Then & Now - Week of March 10


Don't Fool Yourself - Part 1 of 3
1 John 1:8-10

Today we begin part one of a three part series on a little-understood, but vital aspect of walking with Christ: finding victory over sin.

One of the most famous verses in all the Bible—a passage of true hope for every believer—is 1 John 1:9. Some have called it the "Christian Bar of Soap." It's a rock-solid promise from the Savior who redeemed us to take our sins and forgive them forever.

But we often forget the purpose of this promise. Let me explain. First, we know that once we put our faith in the finished work of Jesus Christ on Calvary, Jesus nailed our sins to the cross and God replaced them with the unblemished righteousness of God.

Positionally we're sanctified. That is to say legally, in the eyes of God, we're not sinners anymore. We're perfect and our ticket is punched to eternity in Heaven.

However, practically, we still sin. How does that work? What it means is that while Jesus paid for every sin, past, present, and future in one big package, in the day-to-day of life, we continue to sin. The difference now is that we have the Holy Spirit present inside to convict us of sin and empower us to live out the life God intended. So we while we won't be sinless until Heaven, we should sin less.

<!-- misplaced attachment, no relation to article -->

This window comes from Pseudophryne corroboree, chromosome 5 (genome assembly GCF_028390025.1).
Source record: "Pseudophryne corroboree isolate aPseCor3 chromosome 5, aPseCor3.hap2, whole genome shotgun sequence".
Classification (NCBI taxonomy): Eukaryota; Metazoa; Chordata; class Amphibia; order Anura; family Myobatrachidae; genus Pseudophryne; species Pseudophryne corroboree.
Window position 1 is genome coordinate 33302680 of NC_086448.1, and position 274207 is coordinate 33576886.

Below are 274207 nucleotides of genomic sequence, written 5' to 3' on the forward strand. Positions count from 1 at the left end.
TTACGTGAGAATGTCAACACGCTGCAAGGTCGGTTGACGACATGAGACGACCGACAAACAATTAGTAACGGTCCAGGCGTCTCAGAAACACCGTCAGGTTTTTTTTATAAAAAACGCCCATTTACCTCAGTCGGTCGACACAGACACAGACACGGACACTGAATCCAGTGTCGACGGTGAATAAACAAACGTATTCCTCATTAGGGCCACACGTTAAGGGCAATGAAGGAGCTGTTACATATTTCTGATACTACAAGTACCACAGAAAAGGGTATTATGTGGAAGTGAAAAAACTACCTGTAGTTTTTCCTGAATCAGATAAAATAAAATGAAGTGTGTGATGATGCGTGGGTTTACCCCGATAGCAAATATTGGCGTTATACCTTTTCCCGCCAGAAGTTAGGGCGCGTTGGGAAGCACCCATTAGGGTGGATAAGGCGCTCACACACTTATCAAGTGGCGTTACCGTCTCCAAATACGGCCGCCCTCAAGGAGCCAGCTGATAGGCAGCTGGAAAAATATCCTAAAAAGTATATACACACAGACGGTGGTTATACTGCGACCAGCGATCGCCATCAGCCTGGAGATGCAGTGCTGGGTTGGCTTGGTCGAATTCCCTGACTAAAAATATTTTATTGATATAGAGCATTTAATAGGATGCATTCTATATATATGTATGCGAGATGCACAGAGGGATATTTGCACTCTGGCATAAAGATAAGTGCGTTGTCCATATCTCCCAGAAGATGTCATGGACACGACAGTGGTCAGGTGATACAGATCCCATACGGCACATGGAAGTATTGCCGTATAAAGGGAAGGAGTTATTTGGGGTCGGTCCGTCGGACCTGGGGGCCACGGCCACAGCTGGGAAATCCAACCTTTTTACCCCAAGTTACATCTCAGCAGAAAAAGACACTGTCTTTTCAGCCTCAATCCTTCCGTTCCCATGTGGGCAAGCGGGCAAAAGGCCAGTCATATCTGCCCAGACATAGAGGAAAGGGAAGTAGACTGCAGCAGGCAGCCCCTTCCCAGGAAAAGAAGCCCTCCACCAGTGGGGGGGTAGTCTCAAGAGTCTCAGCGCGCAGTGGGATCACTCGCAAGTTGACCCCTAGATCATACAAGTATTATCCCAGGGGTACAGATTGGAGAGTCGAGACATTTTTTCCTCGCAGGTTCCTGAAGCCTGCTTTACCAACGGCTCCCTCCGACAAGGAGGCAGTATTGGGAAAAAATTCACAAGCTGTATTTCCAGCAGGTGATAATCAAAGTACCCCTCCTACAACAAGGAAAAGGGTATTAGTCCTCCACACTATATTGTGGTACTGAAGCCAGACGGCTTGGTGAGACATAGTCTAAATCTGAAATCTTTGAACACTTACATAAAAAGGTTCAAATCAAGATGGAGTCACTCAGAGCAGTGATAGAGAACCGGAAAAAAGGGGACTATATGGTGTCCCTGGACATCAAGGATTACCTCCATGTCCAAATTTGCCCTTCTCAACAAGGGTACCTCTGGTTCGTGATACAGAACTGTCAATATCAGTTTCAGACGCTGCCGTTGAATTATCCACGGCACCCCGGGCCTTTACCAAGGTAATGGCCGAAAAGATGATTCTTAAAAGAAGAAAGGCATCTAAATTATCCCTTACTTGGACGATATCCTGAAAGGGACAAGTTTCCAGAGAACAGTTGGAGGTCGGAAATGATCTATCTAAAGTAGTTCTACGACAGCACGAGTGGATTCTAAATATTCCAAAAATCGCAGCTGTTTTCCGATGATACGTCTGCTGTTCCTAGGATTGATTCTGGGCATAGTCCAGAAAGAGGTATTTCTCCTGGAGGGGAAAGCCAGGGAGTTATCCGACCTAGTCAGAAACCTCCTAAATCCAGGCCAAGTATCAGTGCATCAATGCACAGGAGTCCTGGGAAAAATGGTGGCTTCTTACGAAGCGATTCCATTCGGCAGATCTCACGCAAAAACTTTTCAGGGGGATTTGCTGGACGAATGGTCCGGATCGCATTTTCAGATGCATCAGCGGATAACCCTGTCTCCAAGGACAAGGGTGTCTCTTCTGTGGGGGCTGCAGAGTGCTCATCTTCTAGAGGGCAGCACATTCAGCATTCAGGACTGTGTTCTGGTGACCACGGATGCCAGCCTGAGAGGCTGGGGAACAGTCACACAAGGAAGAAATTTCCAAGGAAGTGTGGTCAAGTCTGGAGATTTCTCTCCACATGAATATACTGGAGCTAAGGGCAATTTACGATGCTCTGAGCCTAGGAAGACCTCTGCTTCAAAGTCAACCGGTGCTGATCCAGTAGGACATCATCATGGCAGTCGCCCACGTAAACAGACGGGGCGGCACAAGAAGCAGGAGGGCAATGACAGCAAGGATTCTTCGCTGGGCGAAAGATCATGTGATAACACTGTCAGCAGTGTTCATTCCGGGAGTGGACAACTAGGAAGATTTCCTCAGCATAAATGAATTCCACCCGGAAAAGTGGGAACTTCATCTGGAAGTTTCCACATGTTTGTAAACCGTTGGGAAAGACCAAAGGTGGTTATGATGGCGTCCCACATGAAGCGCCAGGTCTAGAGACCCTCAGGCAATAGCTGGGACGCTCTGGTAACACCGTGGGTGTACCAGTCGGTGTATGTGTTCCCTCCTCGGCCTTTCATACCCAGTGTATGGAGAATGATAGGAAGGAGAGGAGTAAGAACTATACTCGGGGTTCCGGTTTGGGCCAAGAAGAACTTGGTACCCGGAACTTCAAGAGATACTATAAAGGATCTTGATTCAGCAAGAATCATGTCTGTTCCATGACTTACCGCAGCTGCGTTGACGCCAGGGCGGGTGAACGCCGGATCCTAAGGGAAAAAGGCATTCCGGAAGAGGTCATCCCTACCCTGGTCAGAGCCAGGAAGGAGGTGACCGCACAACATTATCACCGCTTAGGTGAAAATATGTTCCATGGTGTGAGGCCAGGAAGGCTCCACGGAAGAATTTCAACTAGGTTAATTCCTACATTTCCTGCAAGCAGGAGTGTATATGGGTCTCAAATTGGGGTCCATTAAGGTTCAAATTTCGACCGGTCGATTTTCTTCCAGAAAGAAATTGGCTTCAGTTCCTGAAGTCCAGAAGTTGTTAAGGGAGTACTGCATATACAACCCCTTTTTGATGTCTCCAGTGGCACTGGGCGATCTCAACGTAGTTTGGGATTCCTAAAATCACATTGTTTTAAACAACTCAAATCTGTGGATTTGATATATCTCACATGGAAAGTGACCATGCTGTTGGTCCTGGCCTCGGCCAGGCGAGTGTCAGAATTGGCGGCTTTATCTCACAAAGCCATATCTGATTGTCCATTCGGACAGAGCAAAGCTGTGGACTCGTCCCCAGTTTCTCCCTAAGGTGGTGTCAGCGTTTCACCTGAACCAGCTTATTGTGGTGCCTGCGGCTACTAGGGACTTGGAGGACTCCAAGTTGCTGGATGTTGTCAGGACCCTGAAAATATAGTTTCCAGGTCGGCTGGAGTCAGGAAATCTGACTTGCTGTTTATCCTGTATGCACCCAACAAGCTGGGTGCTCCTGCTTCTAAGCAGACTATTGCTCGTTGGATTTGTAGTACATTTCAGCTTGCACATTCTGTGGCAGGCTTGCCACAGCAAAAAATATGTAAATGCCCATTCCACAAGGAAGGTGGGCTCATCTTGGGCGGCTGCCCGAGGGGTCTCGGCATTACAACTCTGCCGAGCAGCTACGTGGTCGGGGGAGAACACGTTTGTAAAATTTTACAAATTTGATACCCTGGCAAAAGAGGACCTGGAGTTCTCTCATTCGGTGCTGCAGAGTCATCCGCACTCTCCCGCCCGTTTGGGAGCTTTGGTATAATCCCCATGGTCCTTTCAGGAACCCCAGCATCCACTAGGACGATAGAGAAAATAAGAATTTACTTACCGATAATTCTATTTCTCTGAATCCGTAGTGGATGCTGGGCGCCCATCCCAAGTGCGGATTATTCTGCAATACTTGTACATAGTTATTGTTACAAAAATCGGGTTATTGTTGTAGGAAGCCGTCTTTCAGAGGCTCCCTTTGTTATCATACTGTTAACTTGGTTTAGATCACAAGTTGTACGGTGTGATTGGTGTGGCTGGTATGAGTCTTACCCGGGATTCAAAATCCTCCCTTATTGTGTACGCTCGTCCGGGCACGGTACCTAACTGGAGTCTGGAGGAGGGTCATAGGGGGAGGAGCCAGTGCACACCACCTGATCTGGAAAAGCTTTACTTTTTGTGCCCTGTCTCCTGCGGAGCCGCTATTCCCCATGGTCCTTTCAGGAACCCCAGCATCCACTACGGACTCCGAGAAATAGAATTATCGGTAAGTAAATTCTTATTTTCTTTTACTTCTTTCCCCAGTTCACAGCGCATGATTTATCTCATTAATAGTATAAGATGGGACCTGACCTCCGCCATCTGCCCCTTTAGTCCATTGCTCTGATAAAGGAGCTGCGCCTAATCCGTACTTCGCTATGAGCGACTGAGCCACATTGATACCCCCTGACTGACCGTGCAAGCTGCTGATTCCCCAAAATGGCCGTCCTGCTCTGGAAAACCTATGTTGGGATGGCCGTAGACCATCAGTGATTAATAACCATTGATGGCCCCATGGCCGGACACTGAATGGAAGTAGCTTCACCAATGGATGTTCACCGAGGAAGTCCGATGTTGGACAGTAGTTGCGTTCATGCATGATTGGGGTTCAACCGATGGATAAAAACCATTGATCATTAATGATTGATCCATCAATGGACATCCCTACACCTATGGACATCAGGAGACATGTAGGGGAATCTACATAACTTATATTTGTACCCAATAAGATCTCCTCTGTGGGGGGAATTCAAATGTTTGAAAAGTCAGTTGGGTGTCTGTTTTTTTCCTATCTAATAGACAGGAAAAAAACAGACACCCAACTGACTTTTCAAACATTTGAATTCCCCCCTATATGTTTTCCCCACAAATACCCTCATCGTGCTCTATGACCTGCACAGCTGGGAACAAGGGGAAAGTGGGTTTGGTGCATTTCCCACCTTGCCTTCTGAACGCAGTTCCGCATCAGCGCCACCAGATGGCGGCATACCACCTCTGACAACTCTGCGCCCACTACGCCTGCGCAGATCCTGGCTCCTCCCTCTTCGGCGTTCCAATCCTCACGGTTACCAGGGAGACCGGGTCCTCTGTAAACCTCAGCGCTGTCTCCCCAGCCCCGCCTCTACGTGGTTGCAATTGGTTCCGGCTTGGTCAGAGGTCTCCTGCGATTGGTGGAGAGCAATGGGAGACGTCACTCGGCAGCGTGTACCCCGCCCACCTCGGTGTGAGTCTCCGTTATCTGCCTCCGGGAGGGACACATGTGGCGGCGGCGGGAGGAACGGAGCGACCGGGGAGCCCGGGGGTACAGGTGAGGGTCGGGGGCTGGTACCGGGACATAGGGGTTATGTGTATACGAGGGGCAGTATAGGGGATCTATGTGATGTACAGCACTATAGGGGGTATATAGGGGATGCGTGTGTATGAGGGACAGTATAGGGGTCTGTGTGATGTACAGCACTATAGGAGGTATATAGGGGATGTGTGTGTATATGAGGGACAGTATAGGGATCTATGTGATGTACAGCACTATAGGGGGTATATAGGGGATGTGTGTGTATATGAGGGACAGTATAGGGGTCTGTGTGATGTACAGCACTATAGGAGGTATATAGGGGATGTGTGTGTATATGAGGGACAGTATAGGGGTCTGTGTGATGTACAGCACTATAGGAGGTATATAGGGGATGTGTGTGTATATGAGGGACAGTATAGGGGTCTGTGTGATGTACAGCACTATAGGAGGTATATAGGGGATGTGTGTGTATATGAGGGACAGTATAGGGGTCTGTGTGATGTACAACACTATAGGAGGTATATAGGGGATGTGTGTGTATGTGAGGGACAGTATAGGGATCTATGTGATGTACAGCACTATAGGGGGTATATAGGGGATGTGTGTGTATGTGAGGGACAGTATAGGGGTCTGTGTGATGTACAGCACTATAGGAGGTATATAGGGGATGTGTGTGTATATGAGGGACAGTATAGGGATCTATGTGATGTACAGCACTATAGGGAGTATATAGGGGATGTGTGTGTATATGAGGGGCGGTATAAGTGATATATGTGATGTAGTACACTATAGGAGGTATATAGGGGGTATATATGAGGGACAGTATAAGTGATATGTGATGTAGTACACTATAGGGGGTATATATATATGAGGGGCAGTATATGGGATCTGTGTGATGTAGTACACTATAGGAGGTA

Yet the struggle remains. Paul talked pretty candidly about the battle inside in Romans 7. He mused, I don't do the things I should do and I do the things I don't do. If Paul had this struggle, then the rest of us believers have it as well.

Which gets us to 1 John 1:9. Let's remember that John wrote this book as an aging apostle to the 2nd and 3rd generation of churches, specifically the church at Ephesus. They began in wonderful, wild conversion to Christianity. That first generation was passionate about God. But their children and their children's children experienced what all lifelong church people experience. They got stale in their faith and they got calloused to the creeping effects of sin in their own lives.

John had to tell them, "Love not the world." This was a warning he didn't have to issue to the first generation. They were rescued from the world and knew it's dangers and pitfalls. They wanted none of that.

But the 2nd generation and third generation—they seemed to need a fresh encounter with God. John's three small letters address one problem: their tolerance for sin. They were sniffing around the edges of the world. So John issued a strong warning.

John's final letter, written to every church, Revelation, indicates another. There was a large contingent in the church at Ephesus that got really proud of their rules, their standards, their holier-than-thou status. And while God commended them for their strong statement of faith, he blistered them for their lack of love. Ephesus is the only church he threatened to remove the coveted candlestick of blessing from. Even Laodicea, who was in bed with the world, didn't have this threat hanging over their head. Apparently, love, to God, is most important.

What does it say to believers today? 1) Recognize the danger of sin and 2) Keep your love for God fresh.

Daniel Darling is an author and pastor with a passion for young people. He is the author of Teen People of the Bible, a 100-day devotional for teens. Visit him on Facebook by clicking here, follow on him on Twitter at, or check out his website: